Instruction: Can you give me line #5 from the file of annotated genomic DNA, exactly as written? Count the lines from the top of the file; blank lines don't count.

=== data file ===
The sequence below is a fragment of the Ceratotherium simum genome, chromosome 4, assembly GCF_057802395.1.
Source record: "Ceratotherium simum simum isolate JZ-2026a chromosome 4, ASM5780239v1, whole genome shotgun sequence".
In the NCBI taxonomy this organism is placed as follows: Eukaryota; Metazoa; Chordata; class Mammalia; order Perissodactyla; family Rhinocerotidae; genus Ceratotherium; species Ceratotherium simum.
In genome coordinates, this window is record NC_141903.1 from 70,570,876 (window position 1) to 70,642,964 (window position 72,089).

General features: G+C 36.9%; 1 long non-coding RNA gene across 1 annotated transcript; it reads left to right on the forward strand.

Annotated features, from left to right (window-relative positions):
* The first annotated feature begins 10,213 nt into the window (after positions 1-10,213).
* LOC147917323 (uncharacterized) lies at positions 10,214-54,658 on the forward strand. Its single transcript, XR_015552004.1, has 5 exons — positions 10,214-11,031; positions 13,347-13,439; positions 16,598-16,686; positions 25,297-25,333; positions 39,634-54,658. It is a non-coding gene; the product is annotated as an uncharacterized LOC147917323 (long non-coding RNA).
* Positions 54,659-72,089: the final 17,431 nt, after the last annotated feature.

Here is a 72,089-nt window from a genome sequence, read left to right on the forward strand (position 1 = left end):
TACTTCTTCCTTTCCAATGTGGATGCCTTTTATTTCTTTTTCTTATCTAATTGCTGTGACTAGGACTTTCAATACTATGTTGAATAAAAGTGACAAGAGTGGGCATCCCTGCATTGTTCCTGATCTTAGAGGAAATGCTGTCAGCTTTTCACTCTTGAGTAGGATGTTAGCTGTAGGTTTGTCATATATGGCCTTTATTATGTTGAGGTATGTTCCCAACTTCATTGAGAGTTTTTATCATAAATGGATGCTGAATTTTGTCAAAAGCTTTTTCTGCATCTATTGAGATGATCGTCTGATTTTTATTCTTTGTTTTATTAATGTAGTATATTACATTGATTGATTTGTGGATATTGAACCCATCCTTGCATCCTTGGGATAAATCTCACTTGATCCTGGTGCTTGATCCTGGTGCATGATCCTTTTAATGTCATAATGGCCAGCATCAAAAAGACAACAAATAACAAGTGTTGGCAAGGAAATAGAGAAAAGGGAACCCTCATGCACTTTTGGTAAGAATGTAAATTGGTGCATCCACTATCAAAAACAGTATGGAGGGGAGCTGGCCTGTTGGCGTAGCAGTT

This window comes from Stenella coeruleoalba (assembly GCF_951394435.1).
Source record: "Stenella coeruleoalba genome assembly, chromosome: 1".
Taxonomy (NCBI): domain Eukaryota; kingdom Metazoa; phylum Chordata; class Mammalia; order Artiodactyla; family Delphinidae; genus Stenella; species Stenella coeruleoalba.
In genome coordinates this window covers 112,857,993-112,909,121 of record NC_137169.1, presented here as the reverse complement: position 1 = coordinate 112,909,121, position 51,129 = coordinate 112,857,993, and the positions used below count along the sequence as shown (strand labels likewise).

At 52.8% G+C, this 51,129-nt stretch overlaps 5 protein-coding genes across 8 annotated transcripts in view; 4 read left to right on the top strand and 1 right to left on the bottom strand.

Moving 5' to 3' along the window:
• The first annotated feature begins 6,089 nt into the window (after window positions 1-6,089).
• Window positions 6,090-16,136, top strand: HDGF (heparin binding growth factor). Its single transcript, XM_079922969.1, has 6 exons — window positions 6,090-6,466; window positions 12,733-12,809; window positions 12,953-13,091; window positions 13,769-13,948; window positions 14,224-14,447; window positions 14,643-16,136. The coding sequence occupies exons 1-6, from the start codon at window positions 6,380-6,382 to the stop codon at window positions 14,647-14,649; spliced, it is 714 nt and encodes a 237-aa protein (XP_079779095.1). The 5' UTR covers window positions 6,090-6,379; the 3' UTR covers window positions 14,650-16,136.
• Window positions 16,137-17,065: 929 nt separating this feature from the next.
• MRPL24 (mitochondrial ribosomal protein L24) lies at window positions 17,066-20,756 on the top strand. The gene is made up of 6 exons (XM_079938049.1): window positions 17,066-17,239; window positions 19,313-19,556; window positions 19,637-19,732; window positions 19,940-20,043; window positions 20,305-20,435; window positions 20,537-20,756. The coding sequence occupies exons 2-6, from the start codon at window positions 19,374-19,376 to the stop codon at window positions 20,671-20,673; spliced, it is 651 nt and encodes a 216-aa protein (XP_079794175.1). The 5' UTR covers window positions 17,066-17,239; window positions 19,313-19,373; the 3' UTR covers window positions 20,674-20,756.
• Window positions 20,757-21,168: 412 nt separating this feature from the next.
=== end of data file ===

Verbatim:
General features: G+C 36.9%; 1 long non-coding RNA gene across 1 annotated transcript; it reads left to right on the forward strand.